the entries of X
˛
with ˛ = 0. 1. 2 or 3 do not satisfy the claim. Hence m = 0 and S
can be reduced to a trivial relation by the given set of relations. Therefore they are a
complete set of defining relations and the theorem is proved.
Corollary 14.3.11. The modular group M = PSL
2
(Z) has the presentation
M = (.. ,: .
2
= ,
3
= 1).
Further .. , can be taken as the linear fractional transformations
. : :
t
= ÷
1
:
and , : :
t
= ÷
1
: ÷1
.
Proof. The center of SL
2
(Z) is ˙1. Since X
2
= ÷1 setting X
2
= 1 in the pre-
sentation for SL
2
(Z) gives the presentation for M. Writing the projective matrices as
linear fractional transformations gives the second statement.
This corollary says that M is the free product of a cyclic group of order 2 and a
cyclic group of order 3 a concept we will introduce in Section 14.7.
We note that there is an elementary alternative proof to Corollary 14.3.11 as far
as showing that X
2
= Y
3
= 1 are a complete set of defining relations. As linear
fractional transformations we have
X(:) = ÷
1
:
. Y(:) = ÷
1
: ÷1
. Y
2
(:) = ÷
: ÷1
:
.
Now let
R
÷
= {. ÷ R : . > 0} and R
-
= {. ÷ R : . < 0}.
Then
X(R
-
) Ç R
÷
and Y
˛
(R
÷
) Ç R
-
. ˛ = 1. 2.
Let S ÷ I. Using the relations X
2
= Y
3
= 1 and a suitable conjugation we may
assume that either S = 1 is a consequence of these relations or that
S = Y
˛
1
XY
˛
2
XY
˛
n
with 1 _ ˛
i
_ 2 and ˛
1
= ˛
n
.
Section 14.3 Group Presentations 205
In this second case if . ÷ R
÷
then S(.) ÷ R
-
and hence S = 1.
This type of ping-pong argument can be used in many examples (see [23], [15]
and [19]). As another example consider the unimodular matrices
· =
_
0 1
÷1 2
_
. T =
_
0 ÷1
1 2
_
.
Let ·. T denote the corresponding linear fractional transformations in the modular
group M. We have
·
n
=
_
÷n ÷1 n
÷n n ÷1
_
. T
n
=
_
÷n ÷1 ÷n
n n ÷1
_
for n ÷ Z.
In particular · and T have infinite order. Now
·
n
(R
-
) Ç R
÷
and T
n
(R
÷
) Ç R
-
for all n = 0. The ping-pong argument used for any element of the type
S = ·
n
1
T
n
1
T
n
k
·
n
kC1
with all n
i
. m
i
= 0 and n
1
÷n
k÷1
= 0 shows that S(.) ÷ R
÷
if . ÷ R
-
. It follows
that there are no nontrivial relations on · and T and therefore the subgroup of M
generated by ·. T must be a free group of rank 2.
To close this section we give a nice number theoretical application of the modular
group. First we need the following corollary to Corollary 14.3.11.
Corollary 14.3.12. Let M = (X. Y : X
2
= Y
3
= 1) be the modular group. If · is
an element of order 2 then · is conjugate to X. If T is an element of order 3 then T
is conjugate to either Y or Y
2
.
Definition 14.3.13. Let a. n be relatively prime integers with a = 0. n _ 1. Then
a is a quadratic residue mod n if there exists an . ÷ Z with .
2
= a mod n, that is
a = .
2
÷kn for some k ÷ Z.
The following is called Fermat’s two-square theorem.
Theorem 14.3.14 (Fermat’s two-square theorem). Let n > 0 be a natural number.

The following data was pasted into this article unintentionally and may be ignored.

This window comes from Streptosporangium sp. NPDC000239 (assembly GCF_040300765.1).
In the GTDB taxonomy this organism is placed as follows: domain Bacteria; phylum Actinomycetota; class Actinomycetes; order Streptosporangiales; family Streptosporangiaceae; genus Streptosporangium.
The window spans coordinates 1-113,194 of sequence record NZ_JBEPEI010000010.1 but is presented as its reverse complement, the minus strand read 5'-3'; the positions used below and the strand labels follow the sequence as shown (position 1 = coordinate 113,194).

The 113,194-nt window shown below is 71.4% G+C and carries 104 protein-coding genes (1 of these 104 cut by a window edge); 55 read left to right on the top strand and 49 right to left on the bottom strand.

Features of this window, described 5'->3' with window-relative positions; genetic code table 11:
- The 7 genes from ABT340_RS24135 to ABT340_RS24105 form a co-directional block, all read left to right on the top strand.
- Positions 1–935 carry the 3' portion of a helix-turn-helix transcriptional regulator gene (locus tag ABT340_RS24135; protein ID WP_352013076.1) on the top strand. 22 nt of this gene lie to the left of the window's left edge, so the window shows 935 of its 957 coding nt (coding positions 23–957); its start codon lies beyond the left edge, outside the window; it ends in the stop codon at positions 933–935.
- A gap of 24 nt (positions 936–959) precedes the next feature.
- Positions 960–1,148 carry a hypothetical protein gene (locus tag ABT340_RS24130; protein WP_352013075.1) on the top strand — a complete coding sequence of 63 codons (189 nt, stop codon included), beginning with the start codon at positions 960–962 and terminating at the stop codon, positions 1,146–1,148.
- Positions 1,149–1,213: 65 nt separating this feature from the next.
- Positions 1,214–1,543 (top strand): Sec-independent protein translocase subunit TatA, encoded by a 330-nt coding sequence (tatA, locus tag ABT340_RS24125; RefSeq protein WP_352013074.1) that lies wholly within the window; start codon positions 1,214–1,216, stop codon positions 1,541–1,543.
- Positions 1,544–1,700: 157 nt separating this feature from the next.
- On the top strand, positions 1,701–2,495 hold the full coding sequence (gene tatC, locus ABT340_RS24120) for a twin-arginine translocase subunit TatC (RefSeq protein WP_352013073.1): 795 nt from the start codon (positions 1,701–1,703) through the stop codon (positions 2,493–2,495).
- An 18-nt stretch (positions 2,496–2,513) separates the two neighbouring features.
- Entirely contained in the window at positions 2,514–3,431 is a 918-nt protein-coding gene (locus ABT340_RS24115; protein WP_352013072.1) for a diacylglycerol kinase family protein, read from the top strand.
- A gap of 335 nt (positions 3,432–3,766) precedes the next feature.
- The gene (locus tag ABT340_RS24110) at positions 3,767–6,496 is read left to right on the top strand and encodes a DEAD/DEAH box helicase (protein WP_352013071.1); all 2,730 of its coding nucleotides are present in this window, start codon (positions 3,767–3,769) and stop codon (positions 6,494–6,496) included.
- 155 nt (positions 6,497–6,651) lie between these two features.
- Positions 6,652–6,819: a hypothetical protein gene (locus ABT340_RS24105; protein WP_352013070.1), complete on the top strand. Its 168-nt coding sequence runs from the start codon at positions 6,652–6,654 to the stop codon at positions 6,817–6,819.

Then n = a
2
÷b
2
with (a. b) = 1 if and only if ÷1 is a quadratic residue modulo n.
Proof. Suppose ÷1 is a quadratic residue mod n. Then there exists an . with .
2
÷
÷1 mod n or .
2
= ÷1 ÷ mn. This implies that ÷.
2
÷ mn = 1 so that there must
exist a projective unimodular matrix
· = ˙
_
. n
m ÷.
_
.
206 Chapter 14 Free Groups and Group Presentations
It is straightforward that ·
2
= 1 so by Corollary 14.3.12 · is conjugate within M
to X. Now consider conjugates of X within M. Let T =
_
o b
c d
_
. Then
T
-1
=
_
J ÷b
÷c a
_
and
TXT
-1
=
_
a b
c J
__
0 1
÷1 0
__
J ÷b
÷c a
_
= ˙
_
÷(bJ ÷ac) a
2
÷b
2
÷(c
2
÷J
2
) bJ ÷ac
_
. (+)
Therefore any conjugate of X must have form (+) and therefore ·must have form (+).
Therefore n=a
2
÷b
2
. Further (a. b)=1 since in finding form(+) we had aJ÷bc =1.
Conversely suppose n = a
2
÷b
2
with (a. b) = 1. Then there exist c. J ÷ Z with
aJ ÷ bc = 1 and hence there exists a projective unimodular matrix
T = ˙
_
a b
c J
_
.
Then
TXT
-1
= ˙
_
˛ a
2
÷b
2
; ÷˛
_
= ˙
_
˛ n
; ÷˛
_
.
This has determinant one, so
÷˛
2
÷ n; = 1 == ˛
2
= ÷1 ÷ n; == ˛
2
÷ ÷1 mod n.
Therefore ÷1 is a quadratic residue mod n.
This type of group theoretical proof can be extended in several directions. Kern-
Isberner and Rosenberger [21] considered groups of matrices of the form
U =
_
a b
_
N
c
_
N J
_
. a. b. c. J. N ÷ Z. aJ ÷ Nbc = 1
or
U =
_
a
_
N b
c J
_
N
_
. a. b. c. J. N ÷ Z. NaJ ÷ bc = 1.
They then proved that if
N ÷ {1. 2. 4. 5. 6. 8. 9. 10. 12. 13. 16. 18. 22. 25. 28. 37. 58}
and n ÷ N with (n. N) = 1 then:
(1) If ÷N is a quadratic residue mod n and n is a quadratic residue mod N then n
can be written as n = .
2
÷N,
2
with .. , ÷ Z.
(2) Conversely if n = .
2
÷ N,
2
with .. , ÷ Z and (.. ,) = 1 then ÷N is a
quadratic residue mod n and n is a quadratic residue mod N.
The proof of the above results depends on the class number of Q(
_
÷N) (see [21]).
In another direction Fine [33] and [32] showed that the Fermat two-square property
is actually a property satisfied by many rings 1. These are called sum of squares
rings. For example if ¸ ÷ 3 mod 4 then Z
]
n for n > 1 is a sum of squares ring.
Section 14.4 Presentations of Subgroups 207
14.4 Presentations of Subgroups
Given a group presentation G = (X: 1) it is possible to find a presentation for a sub-
group H of G. The procedure to do this is called the Reidemeister–Schreier process
and is a consequence of the explicit version of the Nielsen–Schreier theorem (Theo-
rem 14.2.9). We give a brief description. A complete description and a verification of